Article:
The chemically quite similar cyclic nucleotides cAMP and cGMP are two second messengers that activate the homologous cAMP- and cGMP-dependent protein kinases (PKA and PKG, respectively). To gain specificity in space and time in vivo, PKA is compartmentalized by the interaction of its regulatory subunits with A-kinase-anchoring proteins (AKAPs), which often form the core of larger signaling protein machineries. In a similar manner, PKG is also found to be compartmentalized close to specific, local pools of cGMP through interaction with G-kinase-anchoring proteins (GKAPs), although the extent and mechanisms mediating these interactions are only marginally understood.
In affinity-based chemical proteomics strategies, small molecules are immobilized on solid supports in order to enrich for specific target proteins. We have shown the utility of immobilized cAMP and cGMP to enrich for PKA and PKG and their associated proteins. Unfortunately, both PKA and PKG are enriched in the pull downs with both immobilized compounds. Although this proved sufficient to identify novel AKAPs, the lower abundance of PKG has seriously hampered the enrichment and identification of novel GKAPs. Here we present an improved chemical proteomics method involving in-solution competition with low doses of different free cyclic nucleotides to segregate the cAMP/PKA- and cGMP/PKG-based signaling nodes, allowing the purification and subsequent identification of new scaffold proteins for PKG.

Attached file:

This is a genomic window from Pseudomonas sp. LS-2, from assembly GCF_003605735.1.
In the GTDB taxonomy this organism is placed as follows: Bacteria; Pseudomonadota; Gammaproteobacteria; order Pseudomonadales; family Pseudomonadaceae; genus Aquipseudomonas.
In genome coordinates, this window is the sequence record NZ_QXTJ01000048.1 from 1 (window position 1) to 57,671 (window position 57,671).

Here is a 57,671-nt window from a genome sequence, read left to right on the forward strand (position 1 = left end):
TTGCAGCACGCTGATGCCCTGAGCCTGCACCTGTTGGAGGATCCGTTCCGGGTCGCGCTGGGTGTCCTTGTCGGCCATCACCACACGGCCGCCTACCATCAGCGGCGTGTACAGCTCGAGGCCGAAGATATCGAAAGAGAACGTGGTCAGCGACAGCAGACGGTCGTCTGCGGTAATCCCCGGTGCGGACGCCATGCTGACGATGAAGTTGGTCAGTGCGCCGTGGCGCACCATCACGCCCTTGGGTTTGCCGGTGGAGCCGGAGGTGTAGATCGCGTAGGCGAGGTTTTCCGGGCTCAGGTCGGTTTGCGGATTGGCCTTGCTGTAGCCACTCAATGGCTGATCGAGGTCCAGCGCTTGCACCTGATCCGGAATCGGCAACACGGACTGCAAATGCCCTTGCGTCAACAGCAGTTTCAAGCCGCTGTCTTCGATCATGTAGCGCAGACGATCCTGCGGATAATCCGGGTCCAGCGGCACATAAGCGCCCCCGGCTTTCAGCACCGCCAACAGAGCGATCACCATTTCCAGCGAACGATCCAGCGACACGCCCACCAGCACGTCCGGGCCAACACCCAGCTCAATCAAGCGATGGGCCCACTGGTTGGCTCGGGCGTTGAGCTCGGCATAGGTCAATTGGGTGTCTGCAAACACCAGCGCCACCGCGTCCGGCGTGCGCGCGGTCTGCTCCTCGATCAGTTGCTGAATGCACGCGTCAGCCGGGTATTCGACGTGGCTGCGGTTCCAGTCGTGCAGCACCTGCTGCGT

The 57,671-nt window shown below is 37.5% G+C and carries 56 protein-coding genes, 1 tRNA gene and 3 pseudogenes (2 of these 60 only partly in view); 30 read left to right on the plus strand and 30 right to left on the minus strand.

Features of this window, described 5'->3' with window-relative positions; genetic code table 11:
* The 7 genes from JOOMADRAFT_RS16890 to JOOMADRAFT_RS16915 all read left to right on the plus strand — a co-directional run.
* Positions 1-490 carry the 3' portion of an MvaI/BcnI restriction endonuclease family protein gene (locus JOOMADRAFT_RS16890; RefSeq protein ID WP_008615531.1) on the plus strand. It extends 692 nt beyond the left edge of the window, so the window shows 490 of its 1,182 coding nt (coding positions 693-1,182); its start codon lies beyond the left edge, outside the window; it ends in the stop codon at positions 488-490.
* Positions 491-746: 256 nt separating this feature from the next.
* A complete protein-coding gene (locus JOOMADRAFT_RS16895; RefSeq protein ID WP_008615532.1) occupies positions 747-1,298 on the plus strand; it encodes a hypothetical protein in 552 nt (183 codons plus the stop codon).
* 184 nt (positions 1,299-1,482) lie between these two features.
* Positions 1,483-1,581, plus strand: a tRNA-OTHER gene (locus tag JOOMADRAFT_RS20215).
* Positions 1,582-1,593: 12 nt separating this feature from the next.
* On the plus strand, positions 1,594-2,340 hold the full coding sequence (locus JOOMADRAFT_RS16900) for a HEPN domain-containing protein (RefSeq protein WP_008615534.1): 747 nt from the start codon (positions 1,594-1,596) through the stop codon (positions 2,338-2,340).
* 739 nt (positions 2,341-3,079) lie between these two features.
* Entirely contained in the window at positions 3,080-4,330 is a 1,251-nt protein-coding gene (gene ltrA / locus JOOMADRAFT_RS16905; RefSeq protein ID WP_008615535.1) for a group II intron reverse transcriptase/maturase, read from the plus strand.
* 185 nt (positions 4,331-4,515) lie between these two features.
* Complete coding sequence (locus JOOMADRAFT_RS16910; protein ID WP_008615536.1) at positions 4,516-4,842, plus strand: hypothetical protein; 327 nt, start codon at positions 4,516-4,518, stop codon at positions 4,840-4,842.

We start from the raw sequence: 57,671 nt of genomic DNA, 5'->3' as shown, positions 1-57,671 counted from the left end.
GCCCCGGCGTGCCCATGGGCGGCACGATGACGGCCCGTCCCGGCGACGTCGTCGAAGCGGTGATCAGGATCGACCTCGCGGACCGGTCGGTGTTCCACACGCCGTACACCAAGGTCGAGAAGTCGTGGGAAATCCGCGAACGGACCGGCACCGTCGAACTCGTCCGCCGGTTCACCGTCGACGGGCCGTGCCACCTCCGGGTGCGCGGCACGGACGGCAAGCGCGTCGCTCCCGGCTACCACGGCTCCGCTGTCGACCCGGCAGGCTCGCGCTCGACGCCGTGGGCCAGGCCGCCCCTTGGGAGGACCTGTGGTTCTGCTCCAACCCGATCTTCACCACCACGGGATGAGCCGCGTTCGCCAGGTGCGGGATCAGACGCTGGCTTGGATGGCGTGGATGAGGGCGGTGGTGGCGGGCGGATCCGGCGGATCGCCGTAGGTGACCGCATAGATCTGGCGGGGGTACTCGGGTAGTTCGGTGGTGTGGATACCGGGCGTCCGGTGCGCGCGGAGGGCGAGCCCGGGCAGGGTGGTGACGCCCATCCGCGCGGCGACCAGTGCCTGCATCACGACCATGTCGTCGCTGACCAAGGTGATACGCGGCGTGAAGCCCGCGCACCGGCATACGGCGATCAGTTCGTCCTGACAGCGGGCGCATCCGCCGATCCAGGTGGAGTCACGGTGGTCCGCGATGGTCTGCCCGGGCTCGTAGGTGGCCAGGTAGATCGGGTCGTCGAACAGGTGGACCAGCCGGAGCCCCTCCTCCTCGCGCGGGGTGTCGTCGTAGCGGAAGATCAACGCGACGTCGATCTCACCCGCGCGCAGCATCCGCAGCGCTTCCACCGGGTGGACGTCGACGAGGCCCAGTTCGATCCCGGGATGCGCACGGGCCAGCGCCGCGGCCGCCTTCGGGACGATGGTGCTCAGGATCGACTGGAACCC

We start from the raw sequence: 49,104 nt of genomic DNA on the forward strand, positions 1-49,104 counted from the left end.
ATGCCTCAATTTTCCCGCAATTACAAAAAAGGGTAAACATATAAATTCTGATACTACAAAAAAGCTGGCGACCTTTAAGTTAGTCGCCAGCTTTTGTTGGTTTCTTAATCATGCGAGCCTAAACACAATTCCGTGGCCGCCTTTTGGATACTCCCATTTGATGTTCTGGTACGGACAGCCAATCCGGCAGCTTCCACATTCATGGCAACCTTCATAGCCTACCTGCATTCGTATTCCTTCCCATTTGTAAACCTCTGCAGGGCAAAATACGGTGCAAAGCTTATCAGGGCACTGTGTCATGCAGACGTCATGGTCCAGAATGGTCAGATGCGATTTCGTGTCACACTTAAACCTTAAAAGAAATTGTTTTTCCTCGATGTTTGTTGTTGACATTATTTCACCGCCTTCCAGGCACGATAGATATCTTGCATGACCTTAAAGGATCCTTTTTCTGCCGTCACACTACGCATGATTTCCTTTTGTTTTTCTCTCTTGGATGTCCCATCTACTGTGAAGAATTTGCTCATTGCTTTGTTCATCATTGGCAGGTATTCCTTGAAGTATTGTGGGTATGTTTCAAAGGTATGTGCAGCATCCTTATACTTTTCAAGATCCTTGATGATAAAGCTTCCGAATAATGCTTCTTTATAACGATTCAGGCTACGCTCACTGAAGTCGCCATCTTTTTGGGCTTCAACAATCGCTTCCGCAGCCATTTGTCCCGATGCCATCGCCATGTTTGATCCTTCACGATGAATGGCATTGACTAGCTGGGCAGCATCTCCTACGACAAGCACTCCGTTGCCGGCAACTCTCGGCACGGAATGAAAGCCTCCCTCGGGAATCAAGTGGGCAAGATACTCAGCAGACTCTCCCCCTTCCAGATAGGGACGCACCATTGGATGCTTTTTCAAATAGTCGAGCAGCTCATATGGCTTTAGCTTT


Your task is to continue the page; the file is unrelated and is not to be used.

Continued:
Chemical proteomics cAMP cGMP PKA AKAP PKG GKAP Mass spectrometry
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This work was supported by the Netherlands Proteomics Center, by the PRIME-XS project, grant agreement number 262067, funded by the European Union 7th Framework Programme.
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